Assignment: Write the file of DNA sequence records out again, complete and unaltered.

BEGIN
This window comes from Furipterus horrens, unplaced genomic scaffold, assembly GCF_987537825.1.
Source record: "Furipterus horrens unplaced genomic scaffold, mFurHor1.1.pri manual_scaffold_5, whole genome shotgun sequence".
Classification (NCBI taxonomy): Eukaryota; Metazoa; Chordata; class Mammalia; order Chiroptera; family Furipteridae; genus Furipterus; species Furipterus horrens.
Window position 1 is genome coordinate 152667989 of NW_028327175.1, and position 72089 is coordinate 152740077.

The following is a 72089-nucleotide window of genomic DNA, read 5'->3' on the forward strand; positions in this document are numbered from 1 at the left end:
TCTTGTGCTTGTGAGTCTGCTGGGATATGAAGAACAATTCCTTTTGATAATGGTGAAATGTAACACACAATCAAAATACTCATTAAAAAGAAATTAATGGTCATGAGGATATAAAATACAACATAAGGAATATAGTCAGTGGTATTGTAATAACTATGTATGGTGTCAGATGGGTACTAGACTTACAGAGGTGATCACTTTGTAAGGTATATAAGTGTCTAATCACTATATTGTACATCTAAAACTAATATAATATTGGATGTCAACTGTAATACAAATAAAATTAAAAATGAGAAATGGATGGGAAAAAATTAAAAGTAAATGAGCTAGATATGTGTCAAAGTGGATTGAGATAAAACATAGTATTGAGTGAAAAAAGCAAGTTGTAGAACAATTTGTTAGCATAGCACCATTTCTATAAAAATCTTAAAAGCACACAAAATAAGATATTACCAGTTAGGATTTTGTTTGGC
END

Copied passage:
This window comes from Furipterus horrens, unplaced genomic scaffold, assembly GCF_987537825.1.
Source record: "Furipterus horrens unplaced genomic scaffold, mFurHor1.1.pri manual_scaffold_5, whole genome shotgun sequence".
Classification (NCBI taxonomy): Eukaryota; Metazoa; Chordata; class Mammalia; order Chiroptera; family Furipteridae; genus Furipterus; species Furipterus horrens.
Window position 1 is genome coordinate 152667989 of NW_028327175.1, and position 72089 is coordinate 152740077.

The following is a 72089-nucleotide window of genomic DNA, read 5'->3' on the forward strand; positions in this document are numbered from 1 at the left end:
TCTTGTGCTTGTGAGTCTGCTGGGATATGAAGAACAATTCCTTTTGATAATGGTGAAATGTAACACACAATCAAAATACTCATTAAAAAGAAATTAATGGTCATGAGGATATAAAATACAACATAAGGAATATAGTCAGTGGTATTGTAATAACTATGTATGGTGTCAGATGGGTACTAGACTTACAGAGGTGATCACTTTGTAAGGTATATAAGTGTCTAATCACTATATTGTACATCTAAAACTAATATAATATTGGATGTCAACTGTAATACAAATAAAATTAAAAATGAGAAATGGATGGGAAAAAATTAAAAGTAAATGAGCTAGATATGTGTCAAAGTGGATTGAGATAAAACATAGTATTGAGTGAAAAAAGCAAGTTGTAGAACAATTTGTTAGCATAGCACCATTTCTATAAAAATCTTAAAAGCACACAAAATAAGATATTACCAGTTAGGATTTTGTTTGGC